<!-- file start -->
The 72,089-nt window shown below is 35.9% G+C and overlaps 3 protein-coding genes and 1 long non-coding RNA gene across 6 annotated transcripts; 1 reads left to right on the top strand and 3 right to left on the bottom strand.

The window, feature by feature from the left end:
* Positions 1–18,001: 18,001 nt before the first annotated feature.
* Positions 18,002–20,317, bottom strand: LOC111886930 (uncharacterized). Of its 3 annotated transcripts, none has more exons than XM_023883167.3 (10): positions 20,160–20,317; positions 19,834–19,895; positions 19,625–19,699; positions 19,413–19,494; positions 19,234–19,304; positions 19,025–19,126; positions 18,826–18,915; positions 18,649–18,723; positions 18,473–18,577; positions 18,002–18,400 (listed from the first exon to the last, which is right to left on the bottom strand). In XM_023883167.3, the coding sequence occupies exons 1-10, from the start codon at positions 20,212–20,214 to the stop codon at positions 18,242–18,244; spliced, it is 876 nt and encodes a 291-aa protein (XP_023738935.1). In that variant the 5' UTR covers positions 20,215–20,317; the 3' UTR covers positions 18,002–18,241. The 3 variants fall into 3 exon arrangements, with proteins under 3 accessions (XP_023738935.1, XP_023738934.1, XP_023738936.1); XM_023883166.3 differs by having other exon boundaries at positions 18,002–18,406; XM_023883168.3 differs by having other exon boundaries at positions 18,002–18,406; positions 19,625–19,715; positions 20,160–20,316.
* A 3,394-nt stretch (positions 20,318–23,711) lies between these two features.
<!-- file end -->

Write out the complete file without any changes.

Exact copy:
The 72,089-nt window shown below is 35.9% G+C and overlaps 3 protein-coding genes and 1 long non-coding RNA gene across 6 annotated transcripts; 1 reads left to right on the top strand and 3 right to left on the bottom strand.

The window, feature by feature from the left end:
* Positions 1–18,001: 18,001 nt before the first annotated feature.
* Positions 18,002–20,317, bottom strand: LOC111886930 (uncharacterized). Of its 3 annotated transcripts, none has more exons than XM_023883167.3 (10): positions 20,160–20,317; positions 19,834–19,895; positions 19,625–19,699; positions 19,413–19,494; positions 19,234–19,304; positions 19,025–19,126; positions 18,826–18,915; positions 18,649–18,723; positions 18,473–18,577; positions 18,002–18,400 (listed from the first exon to the last, which is right to left on the bottom strand). In XM_023883167.3, the coding sequence occupies exons 1-10, from the start codon at positions 20,212–20,214 to the stop codon at positions 18,242–18,244; spliced, it is 876 nt and encodes a 291-aa protein (XP_023738935.1). In that variant the 5' UTR covers positions 20,215–20,317; the 3' UTR covers positions 18,002–18,241. The 3 variants fall into 3 exon arrangements, with proteins under 3 accessions (XP_023738935.1, XP_023738934.1, XP_023738936.1); XM_023883166.3 differs by having other exon boundaries at positions 18,002–18,406; XM_023883168.3 differs by having other exon boundaries at positions 18,002–18,406; positions 19,625–19,715; positions 20,160–20,316.
* A 3,394-nt stretch (positions 20,318–23,711) lies between these two features.